1. Local Maximum and Minimum

I'm trying to find the local maximum and minimum values for the equation $\displaystyle f(x)=sin2x-x, 0 < x < \pi$ but I seem to keep coming up with the wrong answer.

My working goes like this (in radians):
$\displaystyle f'(x)=2cos2x-1$
$\displaystyle f''(x)=-4sin2x$

Local maximums and minimums appear where the gradient is 0, so:

$\displaystyle 2cos2x-1=0$
$\displaystyle 2cos2x=1$
$\displaystyle cos2x=\frac{1}{2}$
$\displaystyle x=\frac{1}{6}\pi$

$\displaystyle f''(\frac{1}{6}\pi ) = -4sin\frac{1}{3}\pi = -4\times 0.866 = -3.464$

Therefore there is a local maximum at $\displaystyle x=\frac{1}{6}\pi$

What I can't work out is how to find the local minimum in the same range. I think that, because local maximums and minimums are $\displaystyle \pi$ radians apart on the Cosine graph, they will be $\displaystyle x=\frac{1}{2}\pi$ radians apart on the graph of Cos 2x, which would put the minimum point at $\displaystyle x=\frac{2}{3}\pi$ but the book I'm working from puts it at $\displaystyle x=\frac{5}{6}\pi$.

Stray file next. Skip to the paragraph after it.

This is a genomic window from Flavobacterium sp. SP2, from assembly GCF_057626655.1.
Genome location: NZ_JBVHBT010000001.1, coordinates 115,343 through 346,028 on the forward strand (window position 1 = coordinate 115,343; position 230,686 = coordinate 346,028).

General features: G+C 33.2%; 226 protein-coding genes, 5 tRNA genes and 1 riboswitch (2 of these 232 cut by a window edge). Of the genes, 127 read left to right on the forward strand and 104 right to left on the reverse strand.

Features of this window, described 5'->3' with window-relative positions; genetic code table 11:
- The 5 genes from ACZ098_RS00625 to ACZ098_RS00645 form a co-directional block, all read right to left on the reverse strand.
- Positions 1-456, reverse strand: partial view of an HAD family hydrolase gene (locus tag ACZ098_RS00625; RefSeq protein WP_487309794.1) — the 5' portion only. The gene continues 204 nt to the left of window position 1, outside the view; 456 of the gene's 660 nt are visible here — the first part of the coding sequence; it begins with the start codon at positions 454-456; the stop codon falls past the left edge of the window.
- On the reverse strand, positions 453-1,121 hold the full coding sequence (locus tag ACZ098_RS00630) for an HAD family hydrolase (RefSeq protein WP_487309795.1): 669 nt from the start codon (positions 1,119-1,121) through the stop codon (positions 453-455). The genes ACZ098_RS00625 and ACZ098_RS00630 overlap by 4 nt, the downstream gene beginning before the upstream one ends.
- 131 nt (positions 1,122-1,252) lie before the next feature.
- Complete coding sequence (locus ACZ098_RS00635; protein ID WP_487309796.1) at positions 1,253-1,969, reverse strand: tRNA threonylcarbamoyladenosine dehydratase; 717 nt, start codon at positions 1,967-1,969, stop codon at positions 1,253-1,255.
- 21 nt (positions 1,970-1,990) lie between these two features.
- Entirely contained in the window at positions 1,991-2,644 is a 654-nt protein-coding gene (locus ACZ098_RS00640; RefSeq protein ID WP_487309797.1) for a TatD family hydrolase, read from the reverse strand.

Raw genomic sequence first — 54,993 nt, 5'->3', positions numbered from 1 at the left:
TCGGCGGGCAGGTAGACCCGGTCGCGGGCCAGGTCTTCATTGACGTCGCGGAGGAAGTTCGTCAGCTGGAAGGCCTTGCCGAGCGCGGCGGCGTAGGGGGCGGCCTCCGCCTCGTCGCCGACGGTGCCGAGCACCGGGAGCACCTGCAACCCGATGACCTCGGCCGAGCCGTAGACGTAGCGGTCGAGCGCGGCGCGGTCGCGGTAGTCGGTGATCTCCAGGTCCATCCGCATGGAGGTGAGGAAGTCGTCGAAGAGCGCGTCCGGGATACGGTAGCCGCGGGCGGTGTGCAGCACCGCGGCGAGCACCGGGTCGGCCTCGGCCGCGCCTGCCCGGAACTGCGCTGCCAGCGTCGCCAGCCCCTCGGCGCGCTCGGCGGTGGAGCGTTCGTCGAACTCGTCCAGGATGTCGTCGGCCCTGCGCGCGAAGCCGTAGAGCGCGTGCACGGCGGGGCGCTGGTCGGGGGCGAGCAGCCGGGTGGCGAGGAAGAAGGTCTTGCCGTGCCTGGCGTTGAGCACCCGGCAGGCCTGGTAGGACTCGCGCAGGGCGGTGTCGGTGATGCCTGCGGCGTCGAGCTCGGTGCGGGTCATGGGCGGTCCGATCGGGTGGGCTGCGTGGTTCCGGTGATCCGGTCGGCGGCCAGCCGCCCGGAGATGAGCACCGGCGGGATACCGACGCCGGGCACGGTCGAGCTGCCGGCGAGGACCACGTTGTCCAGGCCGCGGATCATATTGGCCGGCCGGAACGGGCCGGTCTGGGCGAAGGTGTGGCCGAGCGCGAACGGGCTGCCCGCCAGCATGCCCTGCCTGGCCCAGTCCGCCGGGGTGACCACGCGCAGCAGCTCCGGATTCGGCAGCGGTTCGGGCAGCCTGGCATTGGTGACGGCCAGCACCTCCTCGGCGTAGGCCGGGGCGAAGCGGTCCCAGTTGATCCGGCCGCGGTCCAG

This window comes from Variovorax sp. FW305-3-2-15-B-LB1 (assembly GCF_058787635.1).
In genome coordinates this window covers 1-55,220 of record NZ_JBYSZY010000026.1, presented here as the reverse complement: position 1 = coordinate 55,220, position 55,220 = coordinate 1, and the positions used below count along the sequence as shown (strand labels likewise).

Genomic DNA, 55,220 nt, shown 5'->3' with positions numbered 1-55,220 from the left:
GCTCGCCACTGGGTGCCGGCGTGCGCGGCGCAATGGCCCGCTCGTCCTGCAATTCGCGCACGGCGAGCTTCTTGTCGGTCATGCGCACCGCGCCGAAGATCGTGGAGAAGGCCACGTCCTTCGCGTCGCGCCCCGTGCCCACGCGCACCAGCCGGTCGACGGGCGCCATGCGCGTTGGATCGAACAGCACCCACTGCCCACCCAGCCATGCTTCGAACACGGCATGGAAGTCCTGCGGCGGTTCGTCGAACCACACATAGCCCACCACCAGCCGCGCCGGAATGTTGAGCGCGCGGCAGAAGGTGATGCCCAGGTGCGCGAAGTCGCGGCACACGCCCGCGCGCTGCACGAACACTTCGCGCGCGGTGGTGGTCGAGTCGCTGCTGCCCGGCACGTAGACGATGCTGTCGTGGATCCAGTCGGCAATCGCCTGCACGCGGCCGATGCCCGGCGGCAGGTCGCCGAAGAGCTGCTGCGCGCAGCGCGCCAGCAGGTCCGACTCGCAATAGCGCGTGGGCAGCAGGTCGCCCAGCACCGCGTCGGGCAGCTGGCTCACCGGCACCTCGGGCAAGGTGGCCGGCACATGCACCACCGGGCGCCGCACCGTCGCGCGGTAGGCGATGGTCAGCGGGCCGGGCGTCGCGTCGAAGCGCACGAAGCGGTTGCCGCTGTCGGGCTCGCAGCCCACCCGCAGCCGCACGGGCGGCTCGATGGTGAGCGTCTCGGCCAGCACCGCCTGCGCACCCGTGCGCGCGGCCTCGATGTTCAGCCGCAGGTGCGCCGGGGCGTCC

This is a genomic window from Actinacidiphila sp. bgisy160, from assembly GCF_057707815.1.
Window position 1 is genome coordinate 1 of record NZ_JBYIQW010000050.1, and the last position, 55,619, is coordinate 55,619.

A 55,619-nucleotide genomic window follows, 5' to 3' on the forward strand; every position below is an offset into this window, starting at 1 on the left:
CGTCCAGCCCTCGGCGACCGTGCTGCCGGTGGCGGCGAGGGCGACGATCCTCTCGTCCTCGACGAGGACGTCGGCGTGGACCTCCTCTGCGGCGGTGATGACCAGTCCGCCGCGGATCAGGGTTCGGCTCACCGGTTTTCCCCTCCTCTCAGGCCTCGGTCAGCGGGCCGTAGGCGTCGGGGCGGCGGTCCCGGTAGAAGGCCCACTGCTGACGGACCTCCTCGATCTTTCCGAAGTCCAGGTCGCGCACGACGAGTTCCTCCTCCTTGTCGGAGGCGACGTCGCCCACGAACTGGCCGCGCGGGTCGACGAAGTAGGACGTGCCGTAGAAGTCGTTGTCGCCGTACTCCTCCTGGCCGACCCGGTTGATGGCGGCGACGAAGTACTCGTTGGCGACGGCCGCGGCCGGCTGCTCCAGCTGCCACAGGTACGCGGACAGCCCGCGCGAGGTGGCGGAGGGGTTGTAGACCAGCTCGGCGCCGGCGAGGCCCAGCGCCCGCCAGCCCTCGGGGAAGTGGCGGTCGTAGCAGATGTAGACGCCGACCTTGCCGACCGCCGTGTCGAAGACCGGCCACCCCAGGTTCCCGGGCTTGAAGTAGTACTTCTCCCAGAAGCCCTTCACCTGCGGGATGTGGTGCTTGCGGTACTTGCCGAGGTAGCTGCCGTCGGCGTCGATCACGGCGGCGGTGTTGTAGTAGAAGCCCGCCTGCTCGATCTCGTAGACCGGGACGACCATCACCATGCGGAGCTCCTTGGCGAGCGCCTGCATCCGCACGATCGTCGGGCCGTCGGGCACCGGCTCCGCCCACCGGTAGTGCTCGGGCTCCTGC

2. Re: Local Maximum and Minimum

You have determined the $\displaystyle x$-coordinate of the maximum correctly, but notice your equation has two solutions ...

3. Re: Local Maximum and Minimum

Thanks, I can see there's a second solution, but I make it 2/3 pi while the book I'm working from makes it 5/6 pi and I'm not sure why I'm arriving at a different answer.

4. Re: Local Maximum and Minimum

Originally Posted by djnorris2000
Thanks, I can see there's a second solution, but I make it 2/3 pi while the book I'm working from makes it 5/6 pi and I'm not sure why I'm arriving at a different answer.
$\displaystyle \cos(2x) = \frac{1}{2} \Rightarrow 2x = \frac{\pi}{3}, ~ \frac{5 \pi}{3} \Rightarrow x = ....$